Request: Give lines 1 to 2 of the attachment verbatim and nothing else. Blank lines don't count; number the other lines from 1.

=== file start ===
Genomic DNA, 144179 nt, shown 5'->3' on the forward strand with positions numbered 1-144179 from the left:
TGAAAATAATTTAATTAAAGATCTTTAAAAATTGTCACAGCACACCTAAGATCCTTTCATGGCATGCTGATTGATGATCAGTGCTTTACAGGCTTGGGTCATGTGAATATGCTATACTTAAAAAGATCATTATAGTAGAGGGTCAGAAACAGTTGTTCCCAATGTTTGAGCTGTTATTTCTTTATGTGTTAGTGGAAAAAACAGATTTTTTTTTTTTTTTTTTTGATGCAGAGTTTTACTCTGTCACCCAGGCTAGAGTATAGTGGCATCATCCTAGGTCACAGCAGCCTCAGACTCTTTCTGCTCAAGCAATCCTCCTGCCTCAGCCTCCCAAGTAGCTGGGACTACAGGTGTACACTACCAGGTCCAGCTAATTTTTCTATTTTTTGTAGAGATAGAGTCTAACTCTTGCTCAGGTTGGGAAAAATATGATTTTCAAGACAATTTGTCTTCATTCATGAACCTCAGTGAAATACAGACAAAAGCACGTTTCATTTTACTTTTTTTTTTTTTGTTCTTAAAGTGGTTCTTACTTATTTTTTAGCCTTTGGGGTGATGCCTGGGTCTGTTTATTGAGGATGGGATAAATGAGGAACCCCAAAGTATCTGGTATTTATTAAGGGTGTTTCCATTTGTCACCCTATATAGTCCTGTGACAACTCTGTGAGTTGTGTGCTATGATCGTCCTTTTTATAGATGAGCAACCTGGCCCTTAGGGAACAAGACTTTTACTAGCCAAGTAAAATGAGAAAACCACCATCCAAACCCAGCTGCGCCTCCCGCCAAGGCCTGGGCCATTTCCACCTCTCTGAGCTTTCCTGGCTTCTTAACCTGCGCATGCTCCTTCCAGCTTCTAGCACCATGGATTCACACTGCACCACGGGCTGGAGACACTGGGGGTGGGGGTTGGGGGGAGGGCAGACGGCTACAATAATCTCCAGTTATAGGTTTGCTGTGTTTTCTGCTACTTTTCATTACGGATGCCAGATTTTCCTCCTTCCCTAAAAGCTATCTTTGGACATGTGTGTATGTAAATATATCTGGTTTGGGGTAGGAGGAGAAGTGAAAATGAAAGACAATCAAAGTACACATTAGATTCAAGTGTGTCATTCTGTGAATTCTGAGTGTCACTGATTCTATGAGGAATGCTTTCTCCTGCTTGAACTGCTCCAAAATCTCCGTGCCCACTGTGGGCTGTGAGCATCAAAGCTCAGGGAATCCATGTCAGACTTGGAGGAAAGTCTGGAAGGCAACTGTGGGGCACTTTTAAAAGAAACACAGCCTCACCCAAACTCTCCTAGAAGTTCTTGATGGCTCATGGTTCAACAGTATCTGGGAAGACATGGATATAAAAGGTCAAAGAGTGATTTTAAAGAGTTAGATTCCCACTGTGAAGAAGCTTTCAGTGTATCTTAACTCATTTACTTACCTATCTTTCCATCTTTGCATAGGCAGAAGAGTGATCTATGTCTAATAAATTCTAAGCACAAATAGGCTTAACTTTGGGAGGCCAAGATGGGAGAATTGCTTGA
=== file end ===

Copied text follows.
Genomic DNA, 144179 nt, shown 5'->3' on the forward strand with positions numbered 1-144179 from the left:
TGAAAATAATTTAATTAAAGATCTTTAAAAATTGTCACAGCACACCTAAGATCCTTTCATGGCATGCTGATTGATGATCAGTGCTTTACAGGCTTGGGTCATGTGAATATGCTATACTTAAAAAGATCATTATAGTAGAGGGTCAGAAACAGTTGTTCCCAATGTTTGAGCTGTTATTTCTTTATGTGTTAGTGGAAAAAACAGATTTTTTTTTTTTTTTTTTTGATGCAGAGTTTTACTCTGTCACCCAGGCTAGAGTATAGTGGCATCATCCTAGGTCACAGCAGCCTCAGACTCTTTCTGCTCAAGCAATCCTCCTGCCTCAGCCTCCCAAGTAGCTGGGACTACAGGTGTACACTACCAGGTCCAGCTAATTTTTCTATTTTTTGTAGAGATAGAGTCTAACTCTTGCTCAGGTTGGGAAAAATATGATTTTCAAGACAATTTGTCTTCATTCATGAACCTCAGTGAAATACAGACAAAAGCACGTTTCATTTTACTTTTTTTTTTTTTGTTCTTAAAGTGGTTCTTACTTATTTTTTAGCCTTTGGGGTGATGCCTGGGTCTGTTTATTGAGGATGGGATAAATGAGGAACCCCAAAGTATCTGGTATTTATTAAGGGTGTTTCCATTTGTCACCCTATATAGTCCTGTGACAACTCTGTGAGTTGTGTGCTATGATCGTCCTTTTTATAGATGAGCAACCTGGCCCTTAGGGAACAAGACTTTTACTAGCCAAGTAAAATGAGAAAACCACCATCCAAACCCAGCTGCGCCTCCCGCCAAGGCCTGGGCCATTTCCACCTCTCTGAGCTTTCCTGGCTTCTTAACCTGCGCATGCTCCTTCCAGCTTCTAGCACCATGGATTCACACTGCACCACGGGCTGGAGACACTGGGGGTGGGGGTTGGGGGGAGGGCAGACGGCTACAATAATCTCCAGTTATAGGTTTGCTGTGTTTTCTGCTACTTTTCATTACGGATGCCAGATTTTCCTCCTTCCCTAAAAGCTATCTTTGGACATGTGTGTATGTAAATATATCTGGTTTGGGGTAGGAGGAGAAGTGAAAATGAAAGACAATCAAAGTACACATTAGATTCAAGTGTGTCATTCTGTGAATTCTGAGTGTCACTGATTCTATGAGGAATGCTTTCTCCTGCTTGAACTGCTCCAAAATCTCCGTGCCCACTGTGGGCTGTGAGCATCAAAGCTCAGGGAATCCATGTCAGACTTGGAGGAAAGTCTGGAAGGCAACTGTGGGGCACTTTTAAAAGAAACACAGCCTCACCCAAACTCTCCTAGAAGTTCTTGATGGCTCATGGTTCAACAGTATCTGGGAAGACATGGATATAAAAGGTCAAAGAGTGATTTTAAAGAGTTAGATTCCCACTGTGAAGAAGCTTTCAGTGTATCTTAACTCATTTACTTACCTATCTTTCCATCTTTGCATAGGCAGAAGAGTGATCTATGTCTAATAAATTCTAAGCACAAATAGGCTTAACTTTGGGAGGCCAAGATGGGAGAATTGCTTGA